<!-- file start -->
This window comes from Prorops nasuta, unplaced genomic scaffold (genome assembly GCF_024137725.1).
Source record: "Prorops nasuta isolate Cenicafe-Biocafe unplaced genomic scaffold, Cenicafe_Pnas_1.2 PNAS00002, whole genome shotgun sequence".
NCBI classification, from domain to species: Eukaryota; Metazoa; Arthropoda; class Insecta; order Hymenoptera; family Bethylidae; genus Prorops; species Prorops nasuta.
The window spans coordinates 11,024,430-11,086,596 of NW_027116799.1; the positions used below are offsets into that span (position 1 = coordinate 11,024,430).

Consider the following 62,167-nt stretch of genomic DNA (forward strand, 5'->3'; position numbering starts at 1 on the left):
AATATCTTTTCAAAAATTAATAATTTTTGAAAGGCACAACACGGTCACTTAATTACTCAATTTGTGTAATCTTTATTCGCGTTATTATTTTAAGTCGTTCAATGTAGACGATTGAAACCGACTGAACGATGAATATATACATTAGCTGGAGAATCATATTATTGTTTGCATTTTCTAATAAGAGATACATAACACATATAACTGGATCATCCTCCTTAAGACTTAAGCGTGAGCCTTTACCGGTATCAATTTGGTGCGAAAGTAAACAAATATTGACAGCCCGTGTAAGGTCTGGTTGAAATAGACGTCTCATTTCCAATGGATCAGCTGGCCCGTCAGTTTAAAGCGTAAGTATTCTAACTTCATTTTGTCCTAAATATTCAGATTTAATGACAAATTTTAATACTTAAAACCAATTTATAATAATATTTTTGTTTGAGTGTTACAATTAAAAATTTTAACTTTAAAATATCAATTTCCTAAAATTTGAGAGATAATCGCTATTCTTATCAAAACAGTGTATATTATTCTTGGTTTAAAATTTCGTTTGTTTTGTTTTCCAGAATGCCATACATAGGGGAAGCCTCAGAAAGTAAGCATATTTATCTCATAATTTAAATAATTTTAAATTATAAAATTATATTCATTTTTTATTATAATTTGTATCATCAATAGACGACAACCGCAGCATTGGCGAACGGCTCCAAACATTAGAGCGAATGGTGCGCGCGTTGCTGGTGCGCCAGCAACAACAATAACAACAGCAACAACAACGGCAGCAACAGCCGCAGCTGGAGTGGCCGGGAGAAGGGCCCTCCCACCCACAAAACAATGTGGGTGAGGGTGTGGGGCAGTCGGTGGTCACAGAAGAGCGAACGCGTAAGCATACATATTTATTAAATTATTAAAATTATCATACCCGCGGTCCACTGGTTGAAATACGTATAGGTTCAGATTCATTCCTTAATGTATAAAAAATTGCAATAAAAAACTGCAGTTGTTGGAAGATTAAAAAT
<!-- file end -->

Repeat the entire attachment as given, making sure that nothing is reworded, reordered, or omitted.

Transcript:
This window comes from Prorops nasuta, unplaced genomic scaffold (genome assembly GCF_024137725.1).
Source record: "Prorops nasuta isolate Cenicafe-Biocafe unplaced genomic scaffold, Cenicafe_Pnas_1.2 PNAS00002, whole genome shotgun sequence".
NCBI classification, from domain to species: Eukaryota; Metazoa; Arthropoda; class Insecta; order Hymenoptera; family Bethylidae; genus Prorops; species Prorops nasuta.
The window spans coordinates 11,024,430-11,086,596 of NW_027116799.1; the positions used below are offsets into that span (position 1 = coordinate 11,024,430).

Consider the following 62,167-nt stretch of genomic DNA (forward strand, 5'->3'; position numbering starts at 1 on the left):
AATATCTTTTCAAAAATTAATAATTTTTGAAAGGCACAACACGGTCACTTAATTACTCAATTTGTGTAATCTTTATTCGCGTTATTATTTTAAGTCGTTCAATGTAGACGATTGAAACCGACTGAACGATGAATATATACATTAGCTGGAGAATCATATTATTGTTTGCATTTTCTAATAAGAGATACATAACACATATAACTGGATCATCCTCCTTAAGACTTAAGCGTGAGCCTTTACCGGTATCAATTTGGTGCGAAAGTAAACAAATATTGACAGCCCGTGTAAGGTCTGGTTGAAATAGACGTCTCATTTCCAATGGATCAGCTGGCCCGTCAGTTTAAAGCGTAAGTATTCTAACTTCATTTTGTCCTAAATATTCAGATTTAATGACAAATTTTAATACTTAAAACCAATTTATAATAATATTTTTGTTTGAGTGTTACAATTAAAAATTTTAACTTTAAAATATCAATTTCCTAAAATTTGAGAGATAATCGCTATTCTTATCAAAACAGTGTATATTATTCTTGGTTTAAAATTTCGTTTGTTTTGTTTTCCAGAATGCCATACATAGGGGAAGCCTCAGAAAGTAAGCATATTTATCTCATAATTTAAATAATTTTAAATTATAAAATTATATTCATTTTTTATTATAATTTGTATCATCAATAGACGACAACCGCAGCATTGGCGAACGGCTCCAAACATTAGAGCGAATGGTGCGCGCGTTGCTGGTGCGCCAGCAACAACAATAACAACAGCAACAACAACGGCAGCAACAGCCGCAGCTGGAGTGGCCGGGAGAAGGGCCCTCCCACCCACAAAACAATGTGGGTGAGGGTGTGGGGCAGTCGGTGGTCACAGAAGAGCGAACGCGTAAGCATACATATTTATTAAATTATTAAAATTATCATACCCGCGGTCCACTGGTTGAAATACGTATAGGTTCAGATTCATTCCTTAATGTATAAAAAATTGCAATAAAAAACTGCAGTTGTTGGAAGATTAAAAAT